By Andrea Russo
“She checks her belongings, stored in the leather backpack sewn by her father. Candle, fuel, and lighter; a carving knife and a brand new set of pork skin rags. She also carried small baskets colored with red, black, and three different shades of beige. Her water container was still full. After a few hundred feet of squeezing through narrow passageways, and after almost slipping into a ravine, she arrived. She felt the walls and discovered its topography: grooves and bumps. Then, she knew exactly how to start.”
The scene depicted above could very well be a good representation of early humans and their daily routines (part of which included art and painting). The art of indigenous persons is downplayed in popular culture, when in fact, it was a monumental effort and gorgeous artistic endeavor – and often as impressive as the herds of running animals that decorate stone walls. In order to bring visibility to the magnificent efforts of early humans to the general public, a science museum recently opened with a complete, life-size replica of the Chauvet-Pont-d’Arc Cave, the original of which is in Southern France. (Reuters has even more photos of the interior.)
The pre-historic Decorated Cave of Pont-d’Arc known as Grotte Chauvet was declared a UNESCO World Heritage site in June 2014. REUTERS/Robert Pratta
The Chauvet replica introduces more context to the art of early humans, and perhaps also shatters some misconceptions. The mainstream opinion is that the art represented a hunting ritual. But why are modern humans so quick to assume that early humans were not intelligent or interested in the aesthetics of art? But rather that they were searching for meat or depicting hunting practices? This belief is reminiscent of the mainstream construct of the caveman eating raw meat. I believe that this construct theory has been repeated throughout time is because the image of early humans are brutish has been published in countless textbooks and preached to many students and the broader public. One textbook, written by author Erns Gombrich, repurposes the idea of early humans as unintelligent. This is a textbook that is widely in art history college classes. Here’s how they describe the art from that period:
“In other words that these primitive hunters thought that if they only made a Picture of their prey – and perhaps belabored it with their spears or stone aches- the real animals would also succumb to their power.”
To be fair, that book was written over 50 years ago. When the book author looks at early human actions and deem them as merely functional and geared towards survival, he creates a barrier that makes it difficult for us to relate to our ancestors. It’s as if they were a different species, when in fact they were anatomically exactly the same as we are today.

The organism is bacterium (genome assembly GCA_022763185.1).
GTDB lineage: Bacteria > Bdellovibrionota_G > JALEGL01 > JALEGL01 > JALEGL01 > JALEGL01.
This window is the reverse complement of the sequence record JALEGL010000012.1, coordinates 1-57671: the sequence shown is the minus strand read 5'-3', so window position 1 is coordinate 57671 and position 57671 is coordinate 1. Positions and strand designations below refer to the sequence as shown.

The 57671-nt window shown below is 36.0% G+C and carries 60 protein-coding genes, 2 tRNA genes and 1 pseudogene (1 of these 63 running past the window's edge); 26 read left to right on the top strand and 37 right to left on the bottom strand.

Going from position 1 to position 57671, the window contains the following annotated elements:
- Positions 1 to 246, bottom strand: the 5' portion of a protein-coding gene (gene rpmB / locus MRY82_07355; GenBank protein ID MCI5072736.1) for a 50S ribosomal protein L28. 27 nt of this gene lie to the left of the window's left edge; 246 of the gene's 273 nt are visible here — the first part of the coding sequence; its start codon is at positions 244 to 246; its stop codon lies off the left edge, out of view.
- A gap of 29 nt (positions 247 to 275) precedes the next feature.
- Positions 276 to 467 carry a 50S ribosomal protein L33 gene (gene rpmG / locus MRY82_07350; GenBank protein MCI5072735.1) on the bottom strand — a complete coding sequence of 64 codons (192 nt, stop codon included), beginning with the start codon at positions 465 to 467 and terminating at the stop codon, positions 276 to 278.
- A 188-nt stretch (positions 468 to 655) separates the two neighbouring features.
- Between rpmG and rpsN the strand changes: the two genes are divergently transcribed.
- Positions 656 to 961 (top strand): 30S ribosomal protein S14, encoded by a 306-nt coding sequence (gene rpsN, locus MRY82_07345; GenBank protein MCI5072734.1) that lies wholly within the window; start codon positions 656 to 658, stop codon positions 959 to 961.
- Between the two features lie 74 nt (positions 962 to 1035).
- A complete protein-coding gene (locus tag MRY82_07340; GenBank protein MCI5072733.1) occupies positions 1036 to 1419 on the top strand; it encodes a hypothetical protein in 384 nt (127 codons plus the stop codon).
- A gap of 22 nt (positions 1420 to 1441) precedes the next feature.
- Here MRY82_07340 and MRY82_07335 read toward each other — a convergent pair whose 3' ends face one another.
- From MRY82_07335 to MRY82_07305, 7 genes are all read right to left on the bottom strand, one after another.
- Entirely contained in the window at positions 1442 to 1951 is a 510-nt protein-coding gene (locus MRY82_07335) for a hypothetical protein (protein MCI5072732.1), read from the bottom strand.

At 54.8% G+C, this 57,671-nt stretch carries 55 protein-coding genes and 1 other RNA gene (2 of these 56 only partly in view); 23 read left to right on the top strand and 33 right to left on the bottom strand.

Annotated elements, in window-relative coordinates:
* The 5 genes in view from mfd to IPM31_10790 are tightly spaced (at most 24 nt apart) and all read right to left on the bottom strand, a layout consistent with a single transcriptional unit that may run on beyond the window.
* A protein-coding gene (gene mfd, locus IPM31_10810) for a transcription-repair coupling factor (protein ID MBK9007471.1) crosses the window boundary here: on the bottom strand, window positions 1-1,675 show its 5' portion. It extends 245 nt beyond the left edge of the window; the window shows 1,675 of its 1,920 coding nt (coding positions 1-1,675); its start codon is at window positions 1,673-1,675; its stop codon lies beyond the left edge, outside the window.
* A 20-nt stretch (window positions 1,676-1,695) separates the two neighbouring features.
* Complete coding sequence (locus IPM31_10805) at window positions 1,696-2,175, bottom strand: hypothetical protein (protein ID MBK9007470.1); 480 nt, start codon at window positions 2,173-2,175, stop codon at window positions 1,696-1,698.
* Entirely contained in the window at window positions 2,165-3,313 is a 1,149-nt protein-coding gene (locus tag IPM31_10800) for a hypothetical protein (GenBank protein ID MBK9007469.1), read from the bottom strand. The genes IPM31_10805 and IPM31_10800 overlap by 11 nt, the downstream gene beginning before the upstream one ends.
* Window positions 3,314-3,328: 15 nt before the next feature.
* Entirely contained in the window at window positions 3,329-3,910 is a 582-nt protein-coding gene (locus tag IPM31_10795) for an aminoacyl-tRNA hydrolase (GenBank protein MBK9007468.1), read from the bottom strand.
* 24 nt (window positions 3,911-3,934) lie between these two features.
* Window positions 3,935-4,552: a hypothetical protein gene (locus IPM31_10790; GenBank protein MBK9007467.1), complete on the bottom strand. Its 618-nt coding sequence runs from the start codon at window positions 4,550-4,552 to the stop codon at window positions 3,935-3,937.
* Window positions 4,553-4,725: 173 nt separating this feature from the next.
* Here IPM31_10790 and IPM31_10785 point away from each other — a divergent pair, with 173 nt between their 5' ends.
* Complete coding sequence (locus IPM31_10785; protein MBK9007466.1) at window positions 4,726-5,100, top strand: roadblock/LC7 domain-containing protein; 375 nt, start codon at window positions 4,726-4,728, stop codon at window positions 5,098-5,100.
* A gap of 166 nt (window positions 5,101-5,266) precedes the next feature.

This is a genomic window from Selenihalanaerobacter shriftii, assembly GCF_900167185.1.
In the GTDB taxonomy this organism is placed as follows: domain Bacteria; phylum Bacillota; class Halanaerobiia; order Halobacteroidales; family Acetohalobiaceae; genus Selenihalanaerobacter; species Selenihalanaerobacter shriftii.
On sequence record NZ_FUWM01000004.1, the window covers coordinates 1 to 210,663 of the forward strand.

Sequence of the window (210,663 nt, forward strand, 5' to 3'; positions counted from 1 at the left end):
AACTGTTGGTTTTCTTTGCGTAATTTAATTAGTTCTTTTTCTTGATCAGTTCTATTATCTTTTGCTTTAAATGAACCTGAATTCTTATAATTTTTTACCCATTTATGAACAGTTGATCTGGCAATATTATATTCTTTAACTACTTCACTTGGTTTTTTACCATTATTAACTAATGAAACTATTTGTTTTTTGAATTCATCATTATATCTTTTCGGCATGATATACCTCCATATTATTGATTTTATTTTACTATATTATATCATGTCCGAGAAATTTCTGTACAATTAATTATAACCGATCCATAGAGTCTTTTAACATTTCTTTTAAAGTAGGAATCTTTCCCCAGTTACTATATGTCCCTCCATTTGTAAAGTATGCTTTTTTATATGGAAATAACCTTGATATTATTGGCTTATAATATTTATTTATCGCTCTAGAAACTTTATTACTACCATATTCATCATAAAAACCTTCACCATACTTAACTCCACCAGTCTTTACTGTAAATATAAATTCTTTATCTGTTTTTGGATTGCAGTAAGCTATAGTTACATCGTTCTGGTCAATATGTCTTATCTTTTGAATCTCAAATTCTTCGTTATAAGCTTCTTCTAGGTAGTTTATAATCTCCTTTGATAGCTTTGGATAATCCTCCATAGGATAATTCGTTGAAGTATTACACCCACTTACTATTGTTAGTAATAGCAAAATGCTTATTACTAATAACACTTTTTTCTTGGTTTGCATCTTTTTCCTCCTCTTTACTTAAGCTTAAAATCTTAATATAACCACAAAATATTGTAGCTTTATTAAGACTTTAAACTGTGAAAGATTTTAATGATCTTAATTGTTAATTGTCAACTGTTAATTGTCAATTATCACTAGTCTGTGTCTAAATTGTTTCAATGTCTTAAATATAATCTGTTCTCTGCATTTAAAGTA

An example of Rock Art found at Serra da Capivara site in Brazil. Photo by the author.
Paleolithic art, traced back to 40,000 years, was preserved in the form of sculptures, paintings and carvings, composing a vast cultural portfolio that was present in early-humans daily lives. The repetition of motifs in different locations and surfaces, as well as in decorative objects, weapons, utensils, and sculptures (female representations measuring 2-5 inches). The figurative and graphical representations lead researchers to believe that the art carried meaning; a meaning that was shared among the individuals of that community.
I believe that the conclusion that the focus of the art was geared towards hunting – with the main argument being that the animal representations appear in large numbers – seems like a gross oversimplification. Researchers also not that bones and other vestiges of animals found on cave sites (generally considered meal leftovers) do not correlate to the images of animals painted on walls. It is entirely unreasonable to think that all this art is saying “dinner time!”
The substantial amount of effort needed for the artistic representations points at the significance it held for the ones involved. When museum visitors look at the replica cave in Chauvet, they feel closer to the lives of their ancestors who created art that represents their culture and reality. Similarly, with a visit to an anthropology museum we face that ancestor, interacting with daily life’s beauty and challenges just like any of us.
The walls of the Grotte Chauvet depict many predatory animals such as cave bears, woolly rhinos, mammoths and wild cats. REUTERS/Robert Pratta
The peculiarities of environment and geography influence the characteristics of Rock Art. The wall paintings in depths of cave where the light does not reach – were found in northwest Europe for at least 20,000 years. Paintings in rock walls, rock shelters, and shallow caves have been found in archaeological sites all over the world, dated from 35000 to 12000 BC, (same link) The early-human explorers who spread out left their signature paintings in France, Spain, Brazil, Argentina, Indonesia, and many others. However, the style of the artistic representations vary with the location or even within the same location. This diversity leads us to believe that, like today, a cultural diversity already existed in early humans.
Even though the representations are diverse, they also indicate a common theme: different individuals, from unique environments, separated by thousands of miles or years, all had the same idea – use rock walls as a canvas to display and share their ideas and beliefs.
These findings allow us to see the past in a more complex and even poetic way – like the woman and her backpack in the beginning of this story – facets that are completely lost in the traditional Art textbook.
Andrea Russo is a researcher in Education/Digital Art and Art History specialist.